Each week my mother would use her “magic “to make eight fresh loaves of bread. The reason mom needed magic was mostly to keep me amused, not because it was necessarily part of making bread…

Wrestling my way out from under a mountain of covers, I make my way to the kitchen. I know bread is going to be made by the bowls and pans already on the counter. Mom has the yeast set aside to soften in a very large, heavy bowl. The melted lard and yeast are floating on the warm sugar water. Standing on a stool, I stick my nose right over the bowl. I can smell the beginnings of bread. Mom makes a crater shape out of the flour on the table.

I put my fingers in the flour but mom scolds “Ahk! You will make the dough run out and spoil the magic.”

I knew that to spoil the magic meant the loaves of bread wouldn’t be able to tell her when they were done. So I take heed, carefully twisting my fingers together to keep them out of the flour crater.

Continued in PART 2 …

Sprout Question: How do you use your creativity to arouse the imagination of others?

Bonus: I connected with Jerry Shawback through his twitter account and was blown away by his generous “retweeting” of links tweeted by artists he is following (his support of Creative Potager tweets has been incredible). Sometimes I spend an hour or more just viewing the links he has sent along. However, one of my challenges has been getting to see Jerry’s work because his tweets about his own work are minimal. This is one of the reasons I asked Jerry if I could feature him on today’s post. I want us to pause and take note of Jerry Shawback’s art as we recognize his support of other artists.

sketch by Jerry Shawback

sketch by Jerry Shawback

More of these exquisite daily line drawings can be viewed in Jerry’s flickr portfolio. I suggest watching them as a slideshow.

Self Portrait (11″X18″) by Jerry Shawback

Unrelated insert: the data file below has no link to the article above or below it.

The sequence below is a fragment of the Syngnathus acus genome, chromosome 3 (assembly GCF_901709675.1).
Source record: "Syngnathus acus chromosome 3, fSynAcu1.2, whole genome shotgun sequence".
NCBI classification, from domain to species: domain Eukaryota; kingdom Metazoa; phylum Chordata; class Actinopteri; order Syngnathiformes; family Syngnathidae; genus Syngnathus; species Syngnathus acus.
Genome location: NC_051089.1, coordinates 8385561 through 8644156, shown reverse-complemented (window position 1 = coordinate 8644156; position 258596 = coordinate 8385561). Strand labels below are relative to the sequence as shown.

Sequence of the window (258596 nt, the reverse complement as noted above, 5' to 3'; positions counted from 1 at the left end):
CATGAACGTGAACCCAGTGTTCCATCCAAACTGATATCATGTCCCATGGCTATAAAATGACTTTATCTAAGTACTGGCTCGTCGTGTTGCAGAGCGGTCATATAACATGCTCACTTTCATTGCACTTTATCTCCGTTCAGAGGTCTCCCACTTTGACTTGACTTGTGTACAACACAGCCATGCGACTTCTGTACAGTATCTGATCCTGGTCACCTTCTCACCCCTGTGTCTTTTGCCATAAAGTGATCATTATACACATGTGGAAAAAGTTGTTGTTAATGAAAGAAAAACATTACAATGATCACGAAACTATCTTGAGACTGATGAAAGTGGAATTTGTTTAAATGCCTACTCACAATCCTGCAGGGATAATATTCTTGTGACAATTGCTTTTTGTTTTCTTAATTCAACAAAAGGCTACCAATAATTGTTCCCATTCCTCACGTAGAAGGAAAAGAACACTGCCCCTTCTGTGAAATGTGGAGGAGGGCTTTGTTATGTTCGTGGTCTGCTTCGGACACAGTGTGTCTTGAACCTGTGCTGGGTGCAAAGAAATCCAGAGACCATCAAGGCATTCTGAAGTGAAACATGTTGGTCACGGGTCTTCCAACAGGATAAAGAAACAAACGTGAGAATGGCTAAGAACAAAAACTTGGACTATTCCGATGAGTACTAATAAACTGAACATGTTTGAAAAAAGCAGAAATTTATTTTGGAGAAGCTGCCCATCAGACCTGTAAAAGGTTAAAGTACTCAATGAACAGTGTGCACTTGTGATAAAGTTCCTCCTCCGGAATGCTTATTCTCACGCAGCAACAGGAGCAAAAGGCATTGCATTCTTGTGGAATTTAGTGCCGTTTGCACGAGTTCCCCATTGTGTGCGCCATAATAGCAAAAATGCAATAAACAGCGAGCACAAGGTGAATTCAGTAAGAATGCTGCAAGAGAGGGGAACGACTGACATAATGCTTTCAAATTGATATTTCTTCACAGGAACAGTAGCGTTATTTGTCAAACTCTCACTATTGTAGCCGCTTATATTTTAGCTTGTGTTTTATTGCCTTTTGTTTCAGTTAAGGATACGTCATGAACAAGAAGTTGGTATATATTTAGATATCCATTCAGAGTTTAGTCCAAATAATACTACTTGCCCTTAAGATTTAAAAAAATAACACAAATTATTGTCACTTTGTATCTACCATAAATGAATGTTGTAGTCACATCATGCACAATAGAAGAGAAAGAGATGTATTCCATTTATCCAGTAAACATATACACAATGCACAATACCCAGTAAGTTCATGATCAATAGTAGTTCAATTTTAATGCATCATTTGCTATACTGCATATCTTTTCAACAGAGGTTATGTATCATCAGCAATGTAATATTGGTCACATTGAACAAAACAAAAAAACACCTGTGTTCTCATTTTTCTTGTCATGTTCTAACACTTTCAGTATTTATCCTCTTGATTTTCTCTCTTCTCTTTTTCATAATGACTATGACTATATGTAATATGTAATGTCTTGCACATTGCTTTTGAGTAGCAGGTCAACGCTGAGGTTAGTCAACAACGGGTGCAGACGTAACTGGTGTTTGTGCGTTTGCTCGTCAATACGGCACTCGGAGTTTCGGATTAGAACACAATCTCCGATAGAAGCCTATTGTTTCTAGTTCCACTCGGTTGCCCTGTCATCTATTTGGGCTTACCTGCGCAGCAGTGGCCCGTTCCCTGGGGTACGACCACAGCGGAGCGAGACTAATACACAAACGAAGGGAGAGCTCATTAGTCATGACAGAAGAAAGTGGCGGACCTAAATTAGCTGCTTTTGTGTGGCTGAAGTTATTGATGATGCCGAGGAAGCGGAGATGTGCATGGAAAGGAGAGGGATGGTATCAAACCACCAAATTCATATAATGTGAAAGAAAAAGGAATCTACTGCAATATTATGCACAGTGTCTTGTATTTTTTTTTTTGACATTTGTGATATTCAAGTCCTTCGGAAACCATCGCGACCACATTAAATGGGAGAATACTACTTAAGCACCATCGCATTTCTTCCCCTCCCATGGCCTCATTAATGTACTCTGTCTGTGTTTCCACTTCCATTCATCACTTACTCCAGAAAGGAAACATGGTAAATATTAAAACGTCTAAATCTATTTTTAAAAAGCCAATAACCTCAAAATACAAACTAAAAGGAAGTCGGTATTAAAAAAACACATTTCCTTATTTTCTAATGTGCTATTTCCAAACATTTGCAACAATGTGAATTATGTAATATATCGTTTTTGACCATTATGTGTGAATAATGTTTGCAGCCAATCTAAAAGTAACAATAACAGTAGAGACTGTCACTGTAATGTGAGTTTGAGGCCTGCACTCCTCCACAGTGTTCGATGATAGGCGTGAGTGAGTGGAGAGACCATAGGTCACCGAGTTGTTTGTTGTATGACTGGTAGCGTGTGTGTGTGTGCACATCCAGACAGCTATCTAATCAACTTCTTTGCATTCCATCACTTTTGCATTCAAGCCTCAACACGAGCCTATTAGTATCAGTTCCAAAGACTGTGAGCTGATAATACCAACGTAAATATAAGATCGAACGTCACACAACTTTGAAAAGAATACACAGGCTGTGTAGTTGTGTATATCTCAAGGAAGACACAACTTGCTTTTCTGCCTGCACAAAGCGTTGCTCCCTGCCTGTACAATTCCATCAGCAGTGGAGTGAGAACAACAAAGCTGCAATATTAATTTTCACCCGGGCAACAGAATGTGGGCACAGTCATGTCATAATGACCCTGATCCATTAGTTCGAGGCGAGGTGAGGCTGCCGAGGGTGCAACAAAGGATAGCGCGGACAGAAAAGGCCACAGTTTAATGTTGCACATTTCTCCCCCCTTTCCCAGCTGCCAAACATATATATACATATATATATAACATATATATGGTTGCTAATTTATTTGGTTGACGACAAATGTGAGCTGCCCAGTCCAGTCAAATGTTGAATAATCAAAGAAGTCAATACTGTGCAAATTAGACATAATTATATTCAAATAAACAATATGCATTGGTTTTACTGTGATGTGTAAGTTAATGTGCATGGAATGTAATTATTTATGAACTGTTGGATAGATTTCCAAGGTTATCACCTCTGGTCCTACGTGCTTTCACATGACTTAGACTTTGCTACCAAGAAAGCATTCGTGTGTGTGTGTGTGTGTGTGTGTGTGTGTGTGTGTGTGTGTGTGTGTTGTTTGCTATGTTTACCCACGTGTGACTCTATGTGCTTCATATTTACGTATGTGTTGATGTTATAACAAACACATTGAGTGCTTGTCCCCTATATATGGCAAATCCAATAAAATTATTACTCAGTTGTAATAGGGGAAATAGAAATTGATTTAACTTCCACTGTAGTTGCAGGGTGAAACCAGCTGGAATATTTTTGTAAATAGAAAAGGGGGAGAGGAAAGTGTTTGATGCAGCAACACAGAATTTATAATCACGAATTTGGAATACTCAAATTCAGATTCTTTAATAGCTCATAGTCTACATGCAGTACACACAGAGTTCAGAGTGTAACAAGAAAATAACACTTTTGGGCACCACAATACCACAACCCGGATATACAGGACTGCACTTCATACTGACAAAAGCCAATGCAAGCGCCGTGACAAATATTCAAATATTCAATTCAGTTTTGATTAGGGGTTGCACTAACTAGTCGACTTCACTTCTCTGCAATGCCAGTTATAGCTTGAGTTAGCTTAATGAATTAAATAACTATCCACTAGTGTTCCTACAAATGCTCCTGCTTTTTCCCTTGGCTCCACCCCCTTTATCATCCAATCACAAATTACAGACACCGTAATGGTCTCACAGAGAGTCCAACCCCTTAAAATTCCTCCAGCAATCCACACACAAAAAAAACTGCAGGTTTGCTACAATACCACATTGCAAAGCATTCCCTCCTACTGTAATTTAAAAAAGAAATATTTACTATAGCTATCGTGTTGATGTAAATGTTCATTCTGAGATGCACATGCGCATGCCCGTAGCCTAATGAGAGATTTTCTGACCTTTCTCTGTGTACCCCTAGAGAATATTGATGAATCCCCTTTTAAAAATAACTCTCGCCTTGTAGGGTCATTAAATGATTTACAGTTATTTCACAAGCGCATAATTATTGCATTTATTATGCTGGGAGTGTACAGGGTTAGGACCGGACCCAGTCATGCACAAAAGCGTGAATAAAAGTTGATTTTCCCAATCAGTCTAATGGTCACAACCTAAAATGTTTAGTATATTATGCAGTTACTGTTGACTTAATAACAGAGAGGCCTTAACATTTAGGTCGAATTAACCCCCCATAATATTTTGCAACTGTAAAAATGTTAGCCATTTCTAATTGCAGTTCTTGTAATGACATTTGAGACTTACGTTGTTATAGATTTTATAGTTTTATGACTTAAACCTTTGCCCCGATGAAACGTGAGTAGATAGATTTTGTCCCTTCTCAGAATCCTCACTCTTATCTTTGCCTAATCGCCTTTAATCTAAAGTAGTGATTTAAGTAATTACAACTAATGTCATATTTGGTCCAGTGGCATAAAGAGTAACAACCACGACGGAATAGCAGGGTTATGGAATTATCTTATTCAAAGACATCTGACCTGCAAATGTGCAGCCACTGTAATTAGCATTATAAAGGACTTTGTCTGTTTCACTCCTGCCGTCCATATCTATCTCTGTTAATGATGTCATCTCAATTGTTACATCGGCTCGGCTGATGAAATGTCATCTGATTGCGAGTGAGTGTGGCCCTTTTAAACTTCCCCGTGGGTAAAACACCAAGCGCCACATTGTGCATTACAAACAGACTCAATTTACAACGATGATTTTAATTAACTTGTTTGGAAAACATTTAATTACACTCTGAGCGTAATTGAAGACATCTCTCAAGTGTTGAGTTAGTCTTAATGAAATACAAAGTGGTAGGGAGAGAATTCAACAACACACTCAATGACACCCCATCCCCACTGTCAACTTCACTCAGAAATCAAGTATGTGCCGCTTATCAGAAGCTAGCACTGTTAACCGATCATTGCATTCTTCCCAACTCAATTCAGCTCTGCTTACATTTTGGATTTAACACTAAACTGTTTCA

On March 13, 2010 Jerry’s portraits will be shown as part of the Gallery 9 “FACES” exhibit. Gallery 9 is affiliated with thewhole9.com, an international community for creative people where Jerry is a recognize community builder and active participant on the site.

p.s. Who is Jerry Shawback?

“Self portraits have the inherent ability to expose the depth and breath of human nature.” – Jerry Shawback

The artist’s self portrait series explores identity through multiple approaches to the same subject matter. Stylistically varied, they reveal the strange and vulnerability essence of the human condition.

His affinity for people, observation of life and strong draughtmanship is apparent in his depiction of the human form and informs Jerry’s painting. Other influences include: Rico Lebrun, Egon Schiele, Francis Bacon, Lucien Freud and his mentor Cornelius Cole III.

After studying communication design in Los Angels at the Otis Art Institute of Parsons School of design, a division of the New School for Social Research, Jerry worked as a freelance designer, commercial artist, and animator for the entertainment industry.

In 2007, after a ten year hiatus from the art world, Jerry returned to painting as a primary focus. He is currently working on a series of self portraits encompassing various artistic motifs, while maintaining an underlining vision, cohesion and emotional honesty. Jerry also produces works on paper documenting the lives and experiences around him, and his continuing study of the human form. His work has been featured in shows throughout Southern California as well as in private collections.

© 2010 Terrill Welch, All rights reserved.

Liberal usage granted with written permission. See “About” for details.

Purchase photography at http://www.redbubble.com/people/terrillwelch

Creative Potager – where imagination rules. Be inspired.

From Mayne Island, British Columbia, Canada